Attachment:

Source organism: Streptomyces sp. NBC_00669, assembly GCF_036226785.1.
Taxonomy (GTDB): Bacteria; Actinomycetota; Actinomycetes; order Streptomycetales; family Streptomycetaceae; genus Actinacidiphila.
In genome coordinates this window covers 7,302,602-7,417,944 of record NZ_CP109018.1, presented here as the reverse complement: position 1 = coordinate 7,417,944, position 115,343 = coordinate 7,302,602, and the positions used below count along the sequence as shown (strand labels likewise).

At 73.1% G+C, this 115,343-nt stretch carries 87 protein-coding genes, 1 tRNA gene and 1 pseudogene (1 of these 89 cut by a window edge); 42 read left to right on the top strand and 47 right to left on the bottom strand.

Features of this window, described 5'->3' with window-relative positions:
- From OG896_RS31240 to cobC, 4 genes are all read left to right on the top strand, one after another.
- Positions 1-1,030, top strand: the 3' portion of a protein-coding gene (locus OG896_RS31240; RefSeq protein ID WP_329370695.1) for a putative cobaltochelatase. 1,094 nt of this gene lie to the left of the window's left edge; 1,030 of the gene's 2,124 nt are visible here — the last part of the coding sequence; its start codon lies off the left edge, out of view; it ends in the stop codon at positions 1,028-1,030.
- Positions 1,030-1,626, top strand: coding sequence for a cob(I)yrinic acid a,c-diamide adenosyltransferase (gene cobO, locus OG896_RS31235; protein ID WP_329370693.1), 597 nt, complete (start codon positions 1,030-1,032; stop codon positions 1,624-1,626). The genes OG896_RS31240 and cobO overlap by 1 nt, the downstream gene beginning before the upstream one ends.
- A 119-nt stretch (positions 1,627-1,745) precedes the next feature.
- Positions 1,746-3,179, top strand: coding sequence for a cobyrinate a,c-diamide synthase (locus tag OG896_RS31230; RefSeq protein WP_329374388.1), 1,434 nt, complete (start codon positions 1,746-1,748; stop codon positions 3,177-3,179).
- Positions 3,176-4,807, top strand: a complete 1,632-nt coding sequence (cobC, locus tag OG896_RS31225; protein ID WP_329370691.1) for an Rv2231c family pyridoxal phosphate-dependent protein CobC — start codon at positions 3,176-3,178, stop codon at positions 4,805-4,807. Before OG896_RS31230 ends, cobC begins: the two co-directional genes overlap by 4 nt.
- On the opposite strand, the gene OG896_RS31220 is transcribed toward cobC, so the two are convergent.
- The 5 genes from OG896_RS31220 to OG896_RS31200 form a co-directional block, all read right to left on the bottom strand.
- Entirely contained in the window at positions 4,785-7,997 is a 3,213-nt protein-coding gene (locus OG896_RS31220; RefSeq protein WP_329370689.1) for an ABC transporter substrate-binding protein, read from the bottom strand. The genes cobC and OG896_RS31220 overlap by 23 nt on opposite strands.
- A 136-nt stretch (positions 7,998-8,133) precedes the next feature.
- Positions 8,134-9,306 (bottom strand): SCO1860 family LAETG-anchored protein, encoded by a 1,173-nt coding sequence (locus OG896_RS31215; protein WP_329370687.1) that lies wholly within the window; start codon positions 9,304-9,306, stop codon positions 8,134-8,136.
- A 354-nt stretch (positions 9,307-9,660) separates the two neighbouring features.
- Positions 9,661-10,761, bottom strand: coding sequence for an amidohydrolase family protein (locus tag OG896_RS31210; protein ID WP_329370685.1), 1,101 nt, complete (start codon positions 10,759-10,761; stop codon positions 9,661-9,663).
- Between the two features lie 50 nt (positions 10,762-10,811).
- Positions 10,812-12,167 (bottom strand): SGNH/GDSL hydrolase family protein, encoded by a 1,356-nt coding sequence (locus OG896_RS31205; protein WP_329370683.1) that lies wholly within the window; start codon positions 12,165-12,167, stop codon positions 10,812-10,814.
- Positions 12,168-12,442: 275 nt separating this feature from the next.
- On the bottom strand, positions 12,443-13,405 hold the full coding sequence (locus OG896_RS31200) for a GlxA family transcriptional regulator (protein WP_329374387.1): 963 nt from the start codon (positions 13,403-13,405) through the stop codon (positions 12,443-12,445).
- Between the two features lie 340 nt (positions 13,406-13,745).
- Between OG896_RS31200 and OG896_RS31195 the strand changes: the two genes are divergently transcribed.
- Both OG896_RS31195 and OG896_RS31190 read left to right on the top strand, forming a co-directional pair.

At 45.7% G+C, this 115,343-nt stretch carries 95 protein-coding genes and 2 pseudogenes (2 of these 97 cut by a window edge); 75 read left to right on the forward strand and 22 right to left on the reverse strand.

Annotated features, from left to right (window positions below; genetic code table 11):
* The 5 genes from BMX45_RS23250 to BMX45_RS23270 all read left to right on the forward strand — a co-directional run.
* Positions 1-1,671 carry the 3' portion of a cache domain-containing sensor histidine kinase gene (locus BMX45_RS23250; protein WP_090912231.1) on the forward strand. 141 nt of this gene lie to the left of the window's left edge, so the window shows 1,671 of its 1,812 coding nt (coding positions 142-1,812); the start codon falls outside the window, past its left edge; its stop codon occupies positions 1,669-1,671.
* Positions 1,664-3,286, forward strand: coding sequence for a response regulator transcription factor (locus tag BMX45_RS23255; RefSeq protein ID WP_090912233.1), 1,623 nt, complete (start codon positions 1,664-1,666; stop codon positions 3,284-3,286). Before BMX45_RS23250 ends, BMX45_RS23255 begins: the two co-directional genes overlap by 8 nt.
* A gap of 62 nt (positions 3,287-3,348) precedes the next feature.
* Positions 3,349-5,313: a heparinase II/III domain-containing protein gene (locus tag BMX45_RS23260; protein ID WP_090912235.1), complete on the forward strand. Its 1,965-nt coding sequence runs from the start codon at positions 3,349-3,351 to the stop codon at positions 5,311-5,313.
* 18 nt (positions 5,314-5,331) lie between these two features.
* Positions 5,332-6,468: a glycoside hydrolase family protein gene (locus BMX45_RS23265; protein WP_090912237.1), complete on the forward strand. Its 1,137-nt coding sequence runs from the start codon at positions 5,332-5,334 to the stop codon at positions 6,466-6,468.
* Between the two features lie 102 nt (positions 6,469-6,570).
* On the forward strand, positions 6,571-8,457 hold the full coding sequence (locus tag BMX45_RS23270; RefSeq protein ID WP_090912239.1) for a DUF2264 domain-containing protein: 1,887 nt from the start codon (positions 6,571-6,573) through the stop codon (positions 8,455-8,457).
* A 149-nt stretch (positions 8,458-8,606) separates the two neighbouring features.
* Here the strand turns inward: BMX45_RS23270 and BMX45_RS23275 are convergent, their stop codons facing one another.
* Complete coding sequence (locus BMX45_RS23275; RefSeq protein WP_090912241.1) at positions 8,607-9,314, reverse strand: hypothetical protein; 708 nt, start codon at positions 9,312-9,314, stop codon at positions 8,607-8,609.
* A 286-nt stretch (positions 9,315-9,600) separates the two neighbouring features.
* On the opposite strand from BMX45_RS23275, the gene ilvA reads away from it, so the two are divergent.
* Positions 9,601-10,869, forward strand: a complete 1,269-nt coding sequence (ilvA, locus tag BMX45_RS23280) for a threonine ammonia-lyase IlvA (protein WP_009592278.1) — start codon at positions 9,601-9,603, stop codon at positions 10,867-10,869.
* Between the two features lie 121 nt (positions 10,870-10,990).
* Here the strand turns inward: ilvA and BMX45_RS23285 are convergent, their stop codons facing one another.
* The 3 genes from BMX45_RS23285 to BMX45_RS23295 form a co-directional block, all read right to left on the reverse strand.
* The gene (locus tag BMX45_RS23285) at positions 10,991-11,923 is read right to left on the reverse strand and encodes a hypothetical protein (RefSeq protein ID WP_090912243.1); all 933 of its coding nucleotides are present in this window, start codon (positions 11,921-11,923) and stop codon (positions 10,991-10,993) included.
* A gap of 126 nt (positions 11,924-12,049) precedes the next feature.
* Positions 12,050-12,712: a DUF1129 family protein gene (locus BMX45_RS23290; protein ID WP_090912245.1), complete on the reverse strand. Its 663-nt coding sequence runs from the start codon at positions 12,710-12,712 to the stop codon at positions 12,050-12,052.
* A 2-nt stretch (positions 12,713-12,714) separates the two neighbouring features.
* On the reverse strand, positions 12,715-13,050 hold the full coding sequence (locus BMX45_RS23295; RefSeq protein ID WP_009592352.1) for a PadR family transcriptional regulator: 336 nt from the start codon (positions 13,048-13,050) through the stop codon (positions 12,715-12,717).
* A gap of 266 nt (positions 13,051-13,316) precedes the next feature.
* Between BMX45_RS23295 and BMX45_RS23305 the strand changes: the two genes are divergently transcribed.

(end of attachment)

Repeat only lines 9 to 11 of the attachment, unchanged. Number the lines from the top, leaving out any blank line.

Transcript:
- A 119-nt stretch (positions 1,627-1,745) precedes the next feature.
- Positions 1,746-3,179, top strand: coding sequence for a cobyrinate a,c-diamide synthase (locus tag OG896_RS31230; RefSeq protein WP_329374388.1), 1,434 nt, complete (start codon positions 1,746-1,748; stop codon positions 3,177-3,179).
- Positions 3,176-4,807, top strand: a complete 1,632-nt coding sequence (cobC, locus tag OG896_RS31225; protein ID WP_329370691.1) for an Rv2231c family pyridoxal phosphate-dependent protein CobC — start codon at positions 3,176-3,178, stop codon at positions 4,805-4,807. Before OG896_RS31230 ends, cobC begins: the two co-directional genes overlap by 4 nt.